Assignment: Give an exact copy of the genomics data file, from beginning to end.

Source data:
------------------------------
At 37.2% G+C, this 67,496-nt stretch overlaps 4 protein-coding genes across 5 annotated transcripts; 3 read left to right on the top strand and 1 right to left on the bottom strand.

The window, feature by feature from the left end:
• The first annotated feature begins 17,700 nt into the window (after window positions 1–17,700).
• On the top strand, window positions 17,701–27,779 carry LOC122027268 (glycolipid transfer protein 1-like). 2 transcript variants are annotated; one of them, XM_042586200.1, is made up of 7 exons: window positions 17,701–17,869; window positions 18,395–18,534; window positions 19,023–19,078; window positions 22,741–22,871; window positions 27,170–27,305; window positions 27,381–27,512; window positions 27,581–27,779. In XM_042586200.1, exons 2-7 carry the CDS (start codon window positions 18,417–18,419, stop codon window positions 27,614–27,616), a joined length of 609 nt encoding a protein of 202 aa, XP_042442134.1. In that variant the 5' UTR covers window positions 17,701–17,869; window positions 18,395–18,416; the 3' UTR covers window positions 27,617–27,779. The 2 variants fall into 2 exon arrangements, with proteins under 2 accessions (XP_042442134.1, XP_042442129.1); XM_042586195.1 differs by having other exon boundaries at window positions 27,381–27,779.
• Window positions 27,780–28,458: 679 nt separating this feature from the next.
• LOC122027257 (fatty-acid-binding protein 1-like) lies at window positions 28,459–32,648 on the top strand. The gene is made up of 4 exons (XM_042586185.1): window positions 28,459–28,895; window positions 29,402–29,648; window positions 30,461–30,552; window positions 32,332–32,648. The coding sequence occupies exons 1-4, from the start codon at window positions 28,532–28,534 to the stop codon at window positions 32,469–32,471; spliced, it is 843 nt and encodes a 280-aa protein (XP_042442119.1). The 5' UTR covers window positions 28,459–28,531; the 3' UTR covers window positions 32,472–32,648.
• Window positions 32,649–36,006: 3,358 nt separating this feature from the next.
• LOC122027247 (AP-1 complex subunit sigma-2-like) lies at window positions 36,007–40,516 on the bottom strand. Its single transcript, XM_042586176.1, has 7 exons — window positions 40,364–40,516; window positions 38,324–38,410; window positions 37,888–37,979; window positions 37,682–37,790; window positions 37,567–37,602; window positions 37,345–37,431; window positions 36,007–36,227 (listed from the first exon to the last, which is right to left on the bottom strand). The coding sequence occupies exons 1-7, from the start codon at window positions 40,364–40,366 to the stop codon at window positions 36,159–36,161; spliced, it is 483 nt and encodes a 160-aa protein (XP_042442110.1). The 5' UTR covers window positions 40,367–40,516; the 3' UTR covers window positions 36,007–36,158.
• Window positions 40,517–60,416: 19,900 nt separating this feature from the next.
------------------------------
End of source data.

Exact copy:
At 37.2% G+C, this 67,496-nt stretch overlaps 4 protein-coding genes across 5 annotated transcripts; 3 read left to right on the top strand and 1 right to left on the bottom strand.

The window, feature by feature from the left end:
• The first annotated feature begins 17,700 nt into the window (after window positions 1–17,700).
• On the top strand, window positions 17,701–27,779 carry LOC122027268 (glycolipid transfer protein 1-like). 2 transcript variants are annotated; one of them, XM_042586200.1, is made up of 7 exons: window positions 17,701–17,869; window positions 18,395–18,534; window positions 19,023–19,078; window positions 22,741–22,871; window positions 27,170–27,305; window positions 27,381–27,512; window positions 27,581–27,779. In XM_042586200.1, exons 2-7 carry the CDS (start codon window positions 18,417–18,419, stop codon window positions 27,614–27,616), a joined length of 609 nt encoding a protein of 202 aa, XP_042442134.1. In that variant the 5' UTR covers window positions 17,701–17,869; window positions 18,395–18,416; the 3' UTR covers window positions 27,617–27,779. The 2 variants fall into 2 exon arrangements, with proteins under 2 accessions (XP_042442134.1, XP_042442129.1); XM_042586195.1 differs by having other exon boundaries at window positions 27,381–27,779.
• Window positions 27,780–28,458: 679 nt separating this feature from the next.
• LOC122027257 (fatty-acid-binding protein 1-like) lies at window positions 28,459–32,648 on the top strand. The gene is made up of 4 exons (XM_042586185.1): window positions 28,459–28,895; window positions 29,402–29,648; window positions 30,461–30,552; window positions 32,332–32,648. The coding sequence occupies exons 1-4, from the start codon at window positions 28,532–28,534 to the stop codon at window positions 32,469–32,471; spliced, it is 843 nt and encodes a 280-aa protein (XP_042442119.1). The 5' UTR covers window positions 28,459–28,531; the 3' UTR covers window positions 32,472–32,648.
• Window positions 32,649–36,006: 3,358 nt separating this feature from the next.
• LOC122027247 (AP-1 complex subunit sigma-2-like) lies at window positions 36,007–40,516 on the bottom strand. Its single transcript, XM_042586176.1, has 7 exons — window positions 40,364–40,516; window positions 38,324–38,410; window positions 37,888–37,979; window positions 37,682–37,790; window positions 37,567–37,602; window positions 37,345–37,431; window positions 36,007–36,227 (listed from the first exon to the last, which is right to left on the bottom strand). The coding sequence occupies exons 1-7, from the start codon at window positions 40,364–40,366 to the stop codon at window positions 36,159–36,161; spliced, it is 483 nt and encodes a 160-aa protein (XP_042442110.1). The 5' UTR covers window positions 40,367–40,516; the 3' UTR covers window positions 36,007–36,158.
• Window positions 40,517–60,416: 19,900 nt separating this feature from the next.